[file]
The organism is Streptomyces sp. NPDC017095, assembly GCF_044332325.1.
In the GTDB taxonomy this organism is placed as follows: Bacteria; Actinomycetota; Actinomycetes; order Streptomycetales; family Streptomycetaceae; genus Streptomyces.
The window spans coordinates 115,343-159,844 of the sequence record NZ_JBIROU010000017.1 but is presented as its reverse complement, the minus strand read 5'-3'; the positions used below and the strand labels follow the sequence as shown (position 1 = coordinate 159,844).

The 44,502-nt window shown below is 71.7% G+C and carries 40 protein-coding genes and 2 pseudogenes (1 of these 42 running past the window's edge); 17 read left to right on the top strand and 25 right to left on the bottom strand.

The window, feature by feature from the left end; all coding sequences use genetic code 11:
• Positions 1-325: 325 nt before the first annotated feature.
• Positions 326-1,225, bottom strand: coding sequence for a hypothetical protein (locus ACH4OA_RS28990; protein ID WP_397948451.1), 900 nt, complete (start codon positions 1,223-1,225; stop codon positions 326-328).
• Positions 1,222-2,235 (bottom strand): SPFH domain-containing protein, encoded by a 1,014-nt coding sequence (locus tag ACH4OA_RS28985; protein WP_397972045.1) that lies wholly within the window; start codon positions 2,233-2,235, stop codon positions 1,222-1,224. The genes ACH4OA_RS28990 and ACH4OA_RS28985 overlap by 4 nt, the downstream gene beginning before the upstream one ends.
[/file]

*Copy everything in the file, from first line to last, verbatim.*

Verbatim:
The organism is Streptomyces sp. NPDC017095, assembly GCF_044332325.1.
In the GTDB taxonomy this organism is placed as follows: Bacteria; Actinomycetota; Actinomycetes; order Streptomycetales; family Streptomycetaceae; genus Streptomyces.
The window spans coordinates 115,343-159,844 of the sequence record NZ_JBIROU010000017.1 but is presented as its reverse complement, the minus strand read 5'-3'; the positions used below and the strand labels follow the sequence as shown (position 1 = coordinate 159,844).

The 44,502-nt window shown below is 71.7% G+C and carries 40 protein-coding genes and 2 pseudogenes (1 of these 42 running past the window's edge); 17 read left to right on the top strand and 25 right to left on the bottom strand.

The window, feature by feature from the left end; all coding sequences use genetic code 11:
• Positions 1-325: 325 nt before the first annotated feature.
• Positions 326-1,225, bottom strand: coding sequence for a hypothetical protein (locus ACH4OA_RS28990; protein ID WP_397948451.1), 900 nt, complete (start codon positions 1,223-1,225; stop codon positions 326-328).
• Positions 1,222-2,235 (bottom strand): SPFH domain-containing protein, encoded by a 1,014-nt coding sequence (locus tag ACH4OA_RS28985; protein WP_397972045.1) that lies wholly within the window; start codon positions 2,233-2,235, stop codon positions 1,222-1,224. The genes ACH4OA_RS28990 and ACH4OA_RS28985 overlap by 4 nt, the downstream gene beginning before the upstream one ends.